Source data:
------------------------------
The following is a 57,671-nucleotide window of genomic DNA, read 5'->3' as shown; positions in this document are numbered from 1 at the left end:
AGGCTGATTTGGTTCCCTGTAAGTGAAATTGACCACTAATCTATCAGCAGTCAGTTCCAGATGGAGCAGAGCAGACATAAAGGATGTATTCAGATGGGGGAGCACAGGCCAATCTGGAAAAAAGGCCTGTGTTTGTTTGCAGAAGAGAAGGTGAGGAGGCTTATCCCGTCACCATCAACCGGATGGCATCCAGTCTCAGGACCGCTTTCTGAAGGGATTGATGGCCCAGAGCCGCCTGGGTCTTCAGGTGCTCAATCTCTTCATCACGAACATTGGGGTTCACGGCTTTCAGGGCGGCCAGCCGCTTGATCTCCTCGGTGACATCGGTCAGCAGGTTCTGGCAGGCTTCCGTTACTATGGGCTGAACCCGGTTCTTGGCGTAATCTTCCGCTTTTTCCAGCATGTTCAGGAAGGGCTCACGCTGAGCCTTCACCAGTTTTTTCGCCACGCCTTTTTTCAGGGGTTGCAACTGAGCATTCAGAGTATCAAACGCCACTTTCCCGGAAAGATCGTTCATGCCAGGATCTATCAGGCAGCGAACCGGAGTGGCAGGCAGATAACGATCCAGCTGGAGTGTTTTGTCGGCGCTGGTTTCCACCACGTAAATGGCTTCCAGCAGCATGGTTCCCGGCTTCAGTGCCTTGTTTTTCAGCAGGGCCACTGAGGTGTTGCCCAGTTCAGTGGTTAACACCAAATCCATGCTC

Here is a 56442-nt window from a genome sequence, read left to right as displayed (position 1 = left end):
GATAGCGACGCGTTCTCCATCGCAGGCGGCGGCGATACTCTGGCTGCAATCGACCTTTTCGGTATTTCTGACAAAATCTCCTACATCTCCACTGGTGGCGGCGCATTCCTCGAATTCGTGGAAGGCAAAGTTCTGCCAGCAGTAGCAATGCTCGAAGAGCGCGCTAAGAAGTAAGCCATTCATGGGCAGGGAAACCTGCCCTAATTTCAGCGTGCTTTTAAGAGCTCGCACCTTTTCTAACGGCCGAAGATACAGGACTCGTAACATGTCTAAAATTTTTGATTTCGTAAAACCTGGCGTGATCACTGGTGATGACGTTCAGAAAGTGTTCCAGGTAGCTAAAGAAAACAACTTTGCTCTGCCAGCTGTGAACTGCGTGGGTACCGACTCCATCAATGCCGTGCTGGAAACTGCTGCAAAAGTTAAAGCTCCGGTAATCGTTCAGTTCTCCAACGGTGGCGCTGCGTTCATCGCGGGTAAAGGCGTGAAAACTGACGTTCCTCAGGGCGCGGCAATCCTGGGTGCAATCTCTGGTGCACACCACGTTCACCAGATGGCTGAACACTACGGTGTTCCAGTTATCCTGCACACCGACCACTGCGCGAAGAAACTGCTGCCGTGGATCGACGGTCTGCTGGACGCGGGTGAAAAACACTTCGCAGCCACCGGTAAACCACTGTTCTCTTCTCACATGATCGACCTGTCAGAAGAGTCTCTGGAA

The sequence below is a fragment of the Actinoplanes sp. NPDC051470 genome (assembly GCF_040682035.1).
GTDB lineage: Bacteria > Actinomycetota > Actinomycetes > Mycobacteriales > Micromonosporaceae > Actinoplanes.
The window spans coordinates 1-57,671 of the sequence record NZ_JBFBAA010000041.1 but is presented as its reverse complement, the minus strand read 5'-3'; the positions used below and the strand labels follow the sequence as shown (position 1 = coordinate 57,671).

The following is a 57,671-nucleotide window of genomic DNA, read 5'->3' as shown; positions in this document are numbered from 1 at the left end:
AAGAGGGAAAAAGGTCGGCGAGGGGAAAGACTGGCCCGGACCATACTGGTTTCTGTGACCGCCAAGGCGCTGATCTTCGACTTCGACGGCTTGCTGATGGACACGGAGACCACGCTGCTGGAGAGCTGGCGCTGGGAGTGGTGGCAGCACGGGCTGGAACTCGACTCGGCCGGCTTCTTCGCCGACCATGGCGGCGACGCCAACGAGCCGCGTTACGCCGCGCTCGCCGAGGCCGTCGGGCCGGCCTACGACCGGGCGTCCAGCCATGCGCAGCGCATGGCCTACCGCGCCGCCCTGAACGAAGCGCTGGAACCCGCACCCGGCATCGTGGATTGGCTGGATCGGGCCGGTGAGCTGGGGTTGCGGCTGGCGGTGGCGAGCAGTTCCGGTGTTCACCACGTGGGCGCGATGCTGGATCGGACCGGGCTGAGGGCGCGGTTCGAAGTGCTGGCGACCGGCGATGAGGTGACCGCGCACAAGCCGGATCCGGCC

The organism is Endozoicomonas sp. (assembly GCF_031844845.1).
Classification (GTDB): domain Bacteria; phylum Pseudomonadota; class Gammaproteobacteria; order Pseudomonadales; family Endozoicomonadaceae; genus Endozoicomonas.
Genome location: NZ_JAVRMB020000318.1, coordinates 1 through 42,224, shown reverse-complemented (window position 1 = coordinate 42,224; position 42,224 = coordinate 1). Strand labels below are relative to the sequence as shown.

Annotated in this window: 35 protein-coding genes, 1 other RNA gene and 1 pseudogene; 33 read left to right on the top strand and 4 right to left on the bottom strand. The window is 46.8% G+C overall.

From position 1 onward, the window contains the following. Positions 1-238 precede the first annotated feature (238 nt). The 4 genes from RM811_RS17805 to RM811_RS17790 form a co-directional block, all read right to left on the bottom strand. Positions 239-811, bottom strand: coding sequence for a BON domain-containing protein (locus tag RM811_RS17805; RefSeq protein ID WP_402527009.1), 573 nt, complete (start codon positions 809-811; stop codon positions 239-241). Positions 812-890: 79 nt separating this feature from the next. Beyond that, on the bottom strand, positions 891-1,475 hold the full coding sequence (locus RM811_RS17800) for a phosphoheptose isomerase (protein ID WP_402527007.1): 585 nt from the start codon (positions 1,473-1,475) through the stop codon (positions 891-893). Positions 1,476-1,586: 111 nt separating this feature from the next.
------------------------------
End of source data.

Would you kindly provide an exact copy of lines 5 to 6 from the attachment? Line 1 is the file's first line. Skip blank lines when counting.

The sequence below is a fragment of the Actinoplanes sp. NPDC051470 genome (assembly GCF_040682035.1).
GTDB lineage: Bacteria > Actinomycetota > Actinomycetes > Mycobacteriales > Micromonosporaceae > Actinoplanes.